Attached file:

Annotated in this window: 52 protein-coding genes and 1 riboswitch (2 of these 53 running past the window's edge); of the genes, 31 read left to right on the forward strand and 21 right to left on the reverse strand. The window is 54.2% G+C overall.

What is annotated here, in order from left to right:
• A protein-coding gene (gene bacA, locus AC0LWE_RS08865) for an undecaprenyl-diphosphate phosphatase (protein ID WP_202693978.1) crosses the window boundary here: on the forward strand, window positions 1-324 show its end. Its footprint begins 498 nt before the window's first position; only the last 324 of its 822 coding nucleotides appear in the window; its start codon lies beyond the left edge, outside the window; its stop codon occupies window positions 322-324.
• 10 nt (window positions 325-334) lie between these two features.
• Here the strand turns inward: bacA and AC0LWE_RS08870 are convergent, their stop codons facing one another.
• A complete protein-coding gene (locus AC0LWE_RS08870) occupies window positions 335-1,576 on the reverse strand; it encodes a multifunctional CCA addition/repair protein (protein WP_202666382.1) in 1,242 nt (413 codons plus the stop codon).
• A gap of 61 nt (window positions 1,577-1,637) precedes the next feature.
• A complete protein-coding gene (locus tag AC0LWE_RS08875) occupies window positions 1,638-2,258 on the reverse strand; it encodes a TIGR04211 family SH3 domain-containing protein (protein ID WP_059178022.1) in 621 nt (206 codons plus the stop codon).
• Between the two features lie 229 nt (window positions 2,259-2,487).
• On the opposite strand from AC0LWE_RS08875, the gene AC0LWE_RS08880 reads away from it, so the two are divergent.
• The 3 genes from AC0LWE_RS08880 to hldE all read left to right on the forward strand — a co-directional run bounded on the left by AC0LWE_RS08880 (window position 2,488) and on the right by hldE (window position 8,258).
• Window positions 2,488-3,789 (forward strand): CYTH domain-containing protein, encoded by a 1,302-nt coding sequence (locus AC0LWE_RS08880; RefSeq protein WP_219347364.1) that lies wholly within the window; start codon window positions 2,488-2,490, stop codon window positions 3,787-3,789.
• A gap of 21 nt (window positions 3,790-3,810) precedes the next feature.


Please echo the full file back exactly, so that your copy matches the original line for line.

Annotated in this window: 52 protein-coding genes and 1 riboswitch (2 of these 53 running past the window's edge); of the genes, 31 read left to right on the forward strand and 21 right to left on the reverse strand. The window is 54.2% G+C overall.

What is annotated here, in order from left to right:
• A protein-coding gene (gene bacA, locus AC0LWE_RS08865) for an undecaprenyl-diphosphate phosphatase (protein ID WP_202693978.1) crosses the window boundary here: on the forward strand, window positions 1-324 show its end. Its footprint begins 498 nt before the window's first position; only the last 324 of its 822 coding nucleotides appear in the window; its start codon lies beyond the left edge, outside the window; its stop codon occupies window positions 322-324.
• 10 nt (window positions 325-334) lie between these two features.
• Here the strand turns inward: bacA and AC0LWE_RS08870 are convergent, their stop codons facing one another.
• A complete protein-coding gene (locus AC0LWE_RS08870) occupies window positions 335-1,576 on the reverse strand; it encodes a multifunctional CCA addition/repair protein (protein WP_202666382.1) in 1,242 nt (413 codons plus the stop codon).
• A gap of 61 nt (window positions 1,577-1,637) precedes the next feature.
• A complete protein-coding gene (locus tag AC0LWE_RS08875) occupies window positions 1,638-2,258 on the reverse strand; it encodes a TIGR04211 family SH3 domain-containing protein (protein ID WP_059178022.1) in 621 nt (206 codons plus the stop codon).
• Between the two features lie 229 nt (window positions 2,259-2,487).
• On the opposite strand from AC0LWE_RS08875, the gene AC0LWE_RS08880 reads away from it, so the two are divergent.
• The 3 genes from AC0LWE_RS08880 to hldE all read left to right on the forward strand — a co-directional run bounded on the left by AC0LWE_RS08880 (window position 2,488) and on the right by hldE (window position 8,258).
• Window positions 2,488-3,789 (forward strand): CYTH domain-containing protein, encoded by a 1,302-nt coding sequence (locus AC0LWE_RS08880; RefSeq protein WP_219347364.1) that lies wholly within the window; start codon window positions 2,488-2,490, stop codon window positions 3,787-3,789.
• A gap of 21 nt (window positions 3,790-3,810) precedes the next feature.